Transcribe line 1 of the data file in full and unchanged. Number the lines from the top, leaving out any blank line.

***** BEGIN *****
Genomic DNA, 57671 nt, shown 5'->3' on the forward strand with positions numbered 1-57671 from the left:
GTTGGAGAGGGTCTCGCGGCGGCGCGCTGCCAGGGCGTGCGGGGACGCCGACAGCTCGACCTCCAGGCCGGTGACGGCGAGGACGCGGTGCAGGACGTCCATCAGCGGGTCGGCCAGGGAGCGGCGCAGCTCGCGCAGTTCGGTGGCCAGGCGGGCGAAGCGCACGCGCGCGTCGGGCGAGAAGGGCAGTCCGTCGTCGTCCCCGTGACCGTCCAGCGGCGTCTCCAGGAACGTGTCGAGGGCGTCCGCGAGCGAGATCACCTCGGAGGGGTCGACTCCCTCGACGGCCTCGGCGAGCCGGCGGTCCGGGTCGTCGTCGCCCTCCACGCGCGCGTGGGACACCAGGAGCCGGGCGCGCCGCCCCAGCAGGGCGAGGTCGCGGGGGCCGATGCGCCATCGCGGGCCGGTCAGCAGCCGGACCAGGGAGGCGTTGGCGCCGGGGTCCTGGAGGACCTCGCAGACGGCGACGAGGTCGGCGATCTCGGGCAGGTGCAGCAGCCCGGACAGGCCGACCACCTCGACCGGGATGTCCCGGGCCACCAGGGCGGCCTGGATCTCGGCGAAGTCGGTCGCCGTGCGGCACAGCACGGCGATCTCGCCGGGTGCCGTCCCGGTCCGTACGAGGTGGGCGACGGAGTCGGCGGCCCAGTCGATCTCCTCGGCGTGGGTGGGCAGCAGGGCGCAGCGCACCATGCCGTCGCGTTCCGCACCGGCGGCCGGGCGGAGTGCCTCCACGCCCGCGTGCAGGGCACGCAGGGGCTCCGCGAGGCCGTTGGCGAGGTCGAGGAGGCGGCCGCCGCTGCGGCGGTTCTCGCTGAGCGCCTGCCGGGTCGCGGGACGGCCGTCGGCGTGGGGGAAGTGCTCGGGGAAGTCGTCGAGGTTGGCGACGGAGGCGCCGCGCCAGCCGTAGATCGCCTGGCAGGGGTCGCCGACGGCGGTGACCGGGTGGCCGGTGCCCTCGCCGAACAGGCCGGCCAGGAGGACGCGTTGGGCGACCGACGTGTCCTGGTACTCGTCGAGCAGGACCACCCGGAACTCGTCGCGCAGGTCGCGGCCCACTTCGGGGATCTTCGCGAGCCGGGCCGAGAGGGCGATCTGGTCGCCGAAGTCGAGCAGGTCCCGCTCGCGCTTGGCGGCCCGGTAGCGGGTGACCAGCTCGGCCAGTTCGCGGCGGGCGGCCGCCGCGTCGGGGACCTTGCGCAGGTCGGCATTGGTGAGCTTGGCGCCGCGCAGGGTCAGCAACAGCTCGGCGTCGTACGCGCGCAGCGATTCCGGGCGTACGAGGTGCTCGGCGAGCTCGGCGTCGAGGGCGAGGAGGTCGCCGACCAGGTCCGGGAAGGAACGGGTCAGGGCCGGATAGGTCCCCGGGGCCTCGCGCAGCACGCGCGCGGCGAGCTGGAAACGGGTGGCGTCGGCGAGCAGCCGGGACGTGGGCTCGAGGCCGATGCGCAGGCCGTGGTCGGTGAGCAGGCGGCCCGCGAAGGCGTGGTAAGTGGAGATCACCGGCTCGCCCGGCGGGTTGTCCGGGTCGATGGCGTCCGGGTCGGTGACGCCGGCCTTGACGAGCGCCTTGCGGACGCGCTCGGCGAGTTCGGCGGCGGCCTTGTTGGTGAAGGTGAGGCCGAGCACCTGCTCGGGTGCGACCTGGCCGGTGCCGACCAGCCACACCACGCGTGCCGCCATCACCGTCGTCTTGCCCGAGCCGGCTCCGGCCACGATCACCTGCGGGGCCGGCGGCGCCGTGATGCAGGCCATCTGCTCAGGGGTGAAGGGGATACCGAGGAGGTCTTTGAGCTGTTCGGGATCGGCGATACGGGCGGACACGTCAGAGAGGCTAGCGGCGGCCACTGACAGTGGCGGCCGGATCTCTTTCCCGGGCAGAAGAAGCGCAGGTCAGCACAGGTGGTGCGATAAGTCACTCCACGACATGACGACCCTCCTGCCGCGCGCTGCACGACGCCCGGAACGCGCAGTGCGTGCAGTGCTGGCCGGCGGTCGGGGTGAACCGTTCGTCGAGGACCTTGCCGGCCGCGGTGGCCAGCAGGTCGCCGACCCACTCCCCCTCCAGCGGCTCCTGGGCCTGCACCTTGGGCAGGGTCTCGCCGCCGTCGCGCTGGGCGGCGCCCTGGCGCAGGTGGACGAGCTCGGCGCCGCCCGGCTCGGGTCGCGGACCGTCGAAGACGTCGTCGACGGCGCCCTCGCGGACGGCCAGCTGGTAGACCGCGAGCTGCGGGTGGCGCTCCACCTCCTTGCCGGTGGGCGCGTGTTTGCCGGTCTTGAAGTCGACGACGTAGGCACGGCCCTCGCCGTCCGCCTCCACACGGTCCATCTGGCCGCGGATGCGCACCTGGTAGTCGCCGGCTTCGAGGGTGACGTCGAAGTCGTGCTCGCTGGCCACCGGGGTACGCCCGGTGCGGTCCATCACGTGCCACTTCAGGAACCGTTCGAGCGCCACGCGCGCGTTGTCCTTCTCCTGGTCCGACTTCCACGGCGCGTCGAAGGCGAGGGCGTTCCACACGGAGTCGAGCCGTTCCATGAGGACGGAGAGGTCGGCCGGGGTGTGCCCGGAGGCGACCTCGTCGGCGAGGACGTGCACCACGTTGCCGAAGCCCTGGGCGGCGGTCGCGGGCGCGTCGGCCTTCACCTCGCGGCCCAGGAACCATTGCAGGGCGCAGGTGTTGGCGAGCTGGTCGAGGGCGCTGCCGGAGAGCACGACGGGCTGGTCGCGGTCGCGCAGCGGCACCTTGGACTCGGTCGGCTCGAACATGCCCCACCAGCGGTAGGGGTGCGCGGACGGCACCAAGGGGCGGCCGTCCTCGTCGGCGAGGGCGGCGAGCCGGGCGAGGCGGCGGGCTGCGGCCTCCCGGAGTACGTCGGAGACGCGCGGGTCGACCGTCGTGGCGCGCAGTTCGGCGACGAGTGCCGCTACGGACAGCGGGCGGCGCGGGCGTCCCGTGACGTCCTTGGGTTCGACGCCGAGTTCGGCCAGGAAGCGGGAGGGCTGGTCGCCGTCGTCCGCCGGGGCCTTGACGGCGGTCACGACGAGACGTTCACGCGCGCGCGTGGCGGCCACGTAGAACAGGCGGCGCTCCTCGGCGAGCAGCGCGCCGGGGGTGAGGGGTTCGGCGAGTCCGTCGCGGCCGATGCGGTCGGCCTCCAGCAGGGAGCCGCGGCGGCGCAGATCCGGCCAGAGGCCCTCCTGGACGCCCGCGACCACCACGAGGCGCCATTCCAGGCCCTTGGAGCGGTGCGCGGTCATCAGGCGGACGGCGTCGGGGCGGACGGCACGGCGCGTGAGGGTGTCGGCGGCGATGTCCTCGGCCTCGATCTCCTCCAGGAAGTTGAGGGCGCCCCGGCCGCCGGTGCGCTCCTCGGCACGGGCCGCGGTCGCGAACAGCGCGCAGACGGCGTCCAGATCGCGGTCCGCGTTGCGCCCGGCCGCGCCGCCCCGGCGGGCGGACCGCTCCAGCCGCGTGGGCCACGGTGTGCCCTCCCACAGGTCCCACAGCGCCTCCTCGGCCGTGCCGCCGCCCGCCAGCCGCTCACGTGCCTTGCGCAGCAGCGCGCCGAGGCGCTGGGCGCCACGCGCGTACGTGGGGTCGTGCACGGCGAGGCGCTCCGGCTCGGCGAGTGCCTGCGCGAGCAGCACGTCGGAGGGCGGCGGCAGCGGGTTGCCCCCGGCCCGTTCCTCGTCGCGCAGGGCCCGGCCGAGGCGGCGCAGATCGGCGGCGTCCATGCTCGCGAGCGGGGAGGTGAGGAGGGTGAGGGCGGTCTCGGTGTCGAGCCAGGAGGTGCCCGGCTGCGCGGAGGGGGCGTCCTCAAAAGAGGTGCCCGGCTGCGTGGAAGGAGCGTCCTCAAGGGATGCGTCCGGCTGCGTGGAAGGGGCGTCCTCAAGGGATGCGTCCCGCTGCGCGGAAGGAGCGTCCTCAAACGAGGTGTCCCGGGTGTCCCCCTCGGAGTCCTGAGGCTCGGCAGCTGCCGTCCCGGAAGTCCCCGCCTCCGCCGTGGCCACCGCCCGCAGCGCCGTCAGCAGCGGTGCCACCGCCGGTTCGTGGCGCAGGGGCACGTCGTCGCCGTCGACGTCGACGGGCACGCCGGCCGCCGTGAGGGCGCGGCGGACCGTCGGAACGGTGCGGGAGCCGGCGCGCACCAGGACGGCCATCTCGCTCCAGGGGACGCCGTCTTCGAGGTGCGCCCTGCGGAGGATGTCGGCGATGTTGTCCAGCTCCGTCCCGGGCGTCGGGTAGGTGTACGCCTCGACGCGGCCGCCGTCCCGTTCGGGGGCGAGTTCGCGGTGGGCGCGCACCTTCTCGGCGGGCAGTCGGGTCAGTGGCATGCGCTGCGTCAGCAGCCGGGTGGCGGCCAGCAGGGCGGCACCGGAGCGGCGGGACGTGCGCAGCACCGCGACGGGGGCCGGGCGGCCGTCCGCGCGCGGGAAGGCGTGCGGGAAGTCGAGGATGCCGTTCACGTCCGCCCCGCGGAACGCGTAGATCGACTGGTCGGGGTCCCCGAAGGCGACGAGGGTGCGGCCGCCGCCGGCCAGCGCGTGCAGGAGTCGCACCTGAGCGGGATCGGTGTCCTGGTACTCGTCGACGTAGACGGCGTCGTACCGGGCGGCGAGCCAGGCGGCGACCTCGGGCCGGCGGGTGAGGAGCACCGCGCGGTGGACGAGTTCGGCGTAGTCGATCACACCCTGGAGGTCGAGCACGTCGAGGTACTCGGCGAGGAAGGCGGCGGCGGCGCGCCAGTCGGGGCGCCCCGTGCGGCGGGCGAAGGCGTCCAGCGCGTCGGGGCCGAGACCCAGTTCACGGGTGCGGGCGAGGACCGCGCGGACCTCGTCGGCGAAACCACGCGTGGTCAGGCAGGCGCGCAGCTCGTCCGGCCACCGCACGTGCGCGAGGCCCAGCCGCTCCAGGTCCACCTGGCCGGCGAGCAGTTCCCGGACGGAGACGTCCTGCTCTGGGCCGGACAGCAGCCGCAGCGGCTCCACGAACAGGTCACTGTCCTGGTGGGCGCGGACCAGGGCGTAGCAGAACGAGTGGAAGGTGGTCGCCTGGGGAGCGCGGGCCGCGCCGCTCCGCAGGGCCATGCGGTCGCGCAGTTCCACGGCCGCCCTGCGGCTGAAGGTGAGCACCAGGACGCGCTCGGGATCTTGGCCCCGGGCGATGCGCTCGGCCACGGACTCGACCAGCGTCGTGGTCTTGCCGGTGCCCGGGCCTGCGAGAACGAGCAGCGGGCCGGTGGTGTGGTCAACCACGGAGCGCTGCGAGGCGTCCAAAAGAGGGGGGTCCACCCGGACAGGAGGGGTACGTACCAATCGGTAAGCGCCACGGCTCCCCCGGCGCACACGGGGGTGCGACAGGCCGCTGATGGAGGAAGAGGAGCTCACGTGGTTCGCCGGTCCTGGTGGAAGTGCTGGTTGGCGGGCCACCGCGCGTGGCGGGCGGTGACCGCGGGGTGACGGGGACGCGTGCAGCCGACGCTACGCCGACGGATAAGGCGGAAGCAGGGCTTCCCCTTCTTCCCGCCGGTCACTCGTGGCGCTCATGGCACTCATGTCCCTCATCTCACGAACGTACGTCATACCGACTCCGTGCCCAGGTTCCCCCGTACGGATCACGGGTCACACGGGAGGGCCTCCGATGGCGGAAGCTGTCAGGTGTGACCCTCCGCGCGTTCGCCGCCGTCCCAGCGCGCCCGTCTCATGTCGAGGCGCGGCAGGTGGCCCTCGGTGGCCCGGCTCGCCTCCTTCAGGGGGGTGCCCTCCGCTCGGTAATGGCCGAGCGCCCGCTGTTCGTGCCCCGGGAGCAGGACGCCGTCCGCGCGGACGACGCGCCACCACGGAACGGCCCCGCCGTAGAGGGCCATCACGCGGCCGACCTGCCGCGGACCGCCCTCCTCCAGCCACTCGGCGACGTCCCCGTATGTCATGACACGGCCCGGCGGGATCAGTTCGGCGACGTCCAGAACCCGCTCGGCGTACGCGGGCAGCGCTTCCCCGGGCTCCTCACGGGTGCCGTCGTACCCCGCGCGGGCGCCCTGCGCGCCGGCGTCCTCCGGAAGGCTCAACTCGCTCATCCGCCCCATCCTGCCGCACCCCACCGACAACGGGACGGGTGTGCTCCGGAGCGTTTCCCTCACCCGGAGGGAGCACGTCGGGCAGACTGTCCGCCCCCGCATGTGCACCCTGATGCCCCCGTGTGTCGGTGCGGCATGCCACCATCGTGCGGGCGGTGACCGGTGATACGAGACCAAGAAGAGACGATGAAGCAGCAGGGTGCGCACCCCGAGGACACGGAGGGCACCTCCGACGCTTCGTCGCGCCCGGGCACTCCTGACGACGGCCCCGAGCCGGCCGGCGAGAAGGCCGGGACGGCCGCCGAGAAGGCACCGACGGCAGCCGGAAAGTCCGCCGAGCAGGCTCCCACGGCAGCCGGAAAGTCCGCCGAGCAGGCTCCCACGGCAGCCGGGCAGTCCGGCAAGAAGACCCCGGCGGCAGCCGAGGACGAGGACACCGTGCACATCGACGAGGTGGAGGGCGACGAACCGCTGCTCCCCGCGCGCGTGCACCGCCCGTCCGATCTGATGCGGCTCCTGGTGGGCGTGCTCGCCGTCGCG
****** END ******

Genomic DNA, 57671 nt, shown 5'->3' on the forward strand with positions numbered 1-57671 from the left: